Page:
MDRA trip was a resounding success. The Jolly Logic Chute Release performed admirably. We had 1 failure out of 5, but that was operator error –no fault of the unit. I should have replaced the nonspec rubber bands after the first flight, but didn’t. I used them in place of the OEM bands because even the small OEM band was too big for the BLS-15 on which it was being used.
Their recommendations for the bands are their small one for chutes up to 36″ or so in size, their larger band for larger than 36″ or so diameter chutes. This may be a solid recommendation for most manufacturers, but Paramedichutes seem to pack a bit smaller than that. We used the small band up to 48″ diameter without issue, and could probably do the BLS-60 in it as well. We didn’t have one immediately available (nor an appropriately-sized rocket with us), but we’ll test that at another date.
As time permits, we’ll post photos of the packing techniques we used that seem to work for us.
Anyways… flight report:
#1: Pemberton Technologies Kraken. D-12-5. Paramedichutes BLS-15. Jolly Logic Altimeter Three and Chute Release @200′ (nonstandard bands). Purpose of flight was to demonstrate Chute Release operation and achieve dual-deployment at low-power rocketry (LPR) levels in the smallest recommended airframe for the Chute Release unit. Apogee at 517 feet, descent to 200′ where chute was released. Recovery weight was 0.441 lb. Chute opened fully by 174 ft. Landed 16 seconds later for descent rate of 10.875 ft/seconds. Now we’d love to be able to say our chute has a Cd of ~2.5, but that’s just ridiculous. There had to be a thermal or something it was riding. We were expecting somewhere around a 14.5 ft/sec landing velocity. Mission success.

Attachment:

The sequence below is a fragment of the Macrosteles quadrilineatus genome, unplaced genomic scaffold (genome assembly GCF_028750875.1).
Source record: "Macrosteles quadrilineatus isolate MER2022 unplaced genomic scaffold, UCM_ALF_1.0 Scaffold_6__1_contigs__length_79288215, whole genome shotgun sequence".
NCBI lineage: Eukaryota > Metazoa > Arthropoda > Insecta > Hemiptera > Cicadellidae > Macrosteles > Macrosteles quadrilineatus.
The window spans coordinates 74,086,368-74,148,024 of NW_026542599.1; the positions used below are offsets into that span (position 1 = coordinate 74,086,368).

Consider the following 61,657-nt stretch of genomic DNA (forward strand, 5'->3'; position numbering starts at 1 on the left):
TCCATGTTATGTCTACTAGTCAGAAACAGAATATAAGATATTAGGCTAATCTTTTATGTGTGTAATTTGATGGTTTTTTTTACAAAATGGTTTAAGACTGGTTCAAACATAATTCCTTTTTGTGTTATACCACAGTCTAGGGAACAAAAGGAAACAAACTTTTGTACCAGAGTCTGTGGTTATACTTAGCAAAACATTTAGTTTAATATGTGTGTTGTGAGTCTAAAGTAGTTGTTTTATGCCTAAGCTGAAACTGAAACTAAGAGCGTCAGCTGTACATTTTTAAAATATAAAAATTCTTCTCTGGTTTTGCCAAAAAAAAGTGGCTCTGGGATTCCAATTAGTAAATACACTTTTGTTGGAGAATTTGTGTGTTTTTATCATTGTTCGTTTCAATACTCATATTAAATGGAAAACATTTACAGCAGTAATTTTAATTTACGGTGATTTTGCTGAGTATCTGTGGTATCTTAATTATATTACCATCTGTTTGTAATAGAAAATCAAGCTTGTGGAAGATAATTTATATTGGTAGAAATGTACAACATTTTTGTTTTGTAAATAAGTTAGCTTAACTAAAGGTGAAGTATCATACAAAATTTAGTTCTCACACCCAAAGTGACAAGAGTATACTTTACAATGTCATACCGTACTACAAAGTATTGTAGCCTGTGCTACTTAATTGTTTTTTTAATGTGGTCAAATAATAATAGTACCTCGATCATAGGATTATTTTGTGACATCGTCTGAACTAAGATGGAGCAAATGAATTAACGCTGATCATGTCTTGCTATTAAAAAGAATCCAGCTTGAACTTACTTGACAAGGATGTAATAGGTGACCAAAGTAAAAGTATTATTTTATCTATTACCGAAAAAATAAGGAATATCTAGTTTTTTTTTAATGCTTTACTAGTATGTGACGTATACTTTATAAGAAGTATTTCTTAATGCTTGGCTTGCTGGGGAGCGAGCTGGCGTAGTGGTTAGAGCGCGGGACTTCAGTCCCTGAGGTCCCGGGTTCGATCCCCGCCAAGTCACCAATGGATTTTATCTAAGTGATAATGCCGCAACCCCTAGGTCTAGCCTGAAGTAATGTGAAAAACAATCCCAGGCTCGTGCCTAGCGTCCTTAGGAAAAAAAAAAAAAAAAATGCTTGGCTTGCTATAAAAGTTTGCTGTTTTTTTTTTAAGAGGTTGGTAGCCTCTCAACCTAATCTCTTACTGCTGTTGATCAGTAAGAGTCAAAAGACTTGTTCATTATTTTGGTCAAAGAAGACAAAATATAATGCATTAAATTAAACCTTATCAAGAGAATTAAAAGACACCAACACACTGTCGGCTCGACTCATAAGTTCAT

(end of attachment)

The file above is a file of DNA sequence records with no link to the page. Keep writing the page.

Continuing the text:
#2: Pemberton Technologies Kraken. E-22-6. Paramedichutes BLS-15. Jolly Logic Altimeter Three and Chute release @200′. (same nonstandard bands). Purpose of flight was to further explore dual-deployment in the LPR range with the larger LPR motors. Apogee at 748 feet. Nosecone separated from shock cord, carrying altimeter data with it. Chute Release did not deploy properly due to use of nonstandard bands that were previously used. Failure #1: failed to detect worn shock cord. Failure #2: use of nonstandard bands. Failure #3: failed to recognize loss of band elasticity, leading to slow opening of main. Altimeter Three case and screen cracked upon landing. Nosecone and rocket recovered with minimal damage (shock cord only) Mission: failure. Status: easily repairable.
#3: Pemberton Technologies King Kraken. H-237SS-8. Paramedichutes BLS-42(zp) Jolly Logic Altimeter Three (damaged from previous flight, still able to record), Chute Release @ 300′. Purpose of flight was to characterize ZP chutes and to serve as a benchmark for the next flight. Unfortunately, I was called away from the pad to handle a developing situation and lost my place during prep work and neglected to start recording on the altimeter so no data was obtained on the flight profile with this particular chute. The flight looked great, though, and the chute release worked well with the standard OEM small chute. I don’t have a descent rate, but it was pretty slow. Recovery weight was 3.28lb. Mission: undetermined–no data.
#4: Pemberton Technologies King Kraken. H-237-8. Paramedichutes Experimental Chute Mark IX, 36″ diameter, zp). Jolly Logic Altimeter Three (still damaged), Chute Release @300′. Purpose of flight: to characterize ZP in this chute design, and compare descent rate vs. BLS 42 of identical material. Apogee at 1412 feet. Chute release at 300′. Complete main inflation occurred at 35 seconds, 234 feet. Landed 15 seconds later at an altitude of 3 feet, for a descent of 231 feet at 15.4 feet per second. Cd is within expected range, however, oscillations were noted during descent that are normally absent with the standard chute material. Venting should be sufficient to prevent this, but at this point it is unclear if it this may be a design flaw. Mission is considered a partial success, given absence of comparative data. Considerations: test again using standard material to compare vs. this flight.
#5: Scratch-Built 4″ AIM-54c Phoenix. I-243. Paramedichutes BLS-48. Featherweight Altimeters Raven 3, Jolly Logic Chute Release @ 400′. Purpose of flight: 1: Confirm Raven 3 working. 2: Obtain base data for comparative future flight. 3: Straight liftoff to stop Bob’s razzing.